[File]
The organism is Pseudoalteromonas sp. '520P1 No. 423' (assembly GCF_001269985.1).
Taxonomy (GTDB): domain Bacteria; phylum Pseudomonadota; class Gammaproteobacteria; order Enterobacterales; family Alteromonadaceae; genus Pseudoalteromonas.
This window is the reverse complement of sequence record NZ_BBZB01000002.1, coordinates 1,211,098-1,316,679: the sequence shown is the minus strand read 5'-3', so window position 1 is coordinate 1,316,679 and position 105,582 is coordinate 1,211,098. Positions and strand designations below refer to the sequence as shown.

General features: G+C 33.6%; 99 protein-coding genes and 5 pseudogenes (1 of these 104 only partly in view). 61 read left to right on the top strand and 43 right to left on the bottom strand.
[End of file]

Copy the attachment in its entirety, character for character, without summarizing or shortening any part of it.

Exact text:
The organism is Pseudoalteromonas sp. '520P1 No. 423' (assembly GCF_001269985.1).
Taxonomy (GTDB): domain Bacteria; phylum Pseudomonadota; class Gammaproteobacteria; order Enterobacterales; family Alteromonadaceae; genus Pseudoalteromonas.
This window is the reverse complement of sequence record NZ_BBZB01000002.1, coordinates 1,211,098-1,316,679: the sequence shown is the minus strand read 5'-3', so window position 1 is coordinate 1,316,679 and position 105,582 is coordinate 1,211,098. Positions and strand designations below refer to the sequence as shown.

General features: G+C 33.6%; 99 protein-coding genes and 5 pseudogenes (1 of these 104 only partly in view). 61 read left to right on the top strand and 43 right to left on the bottom strand.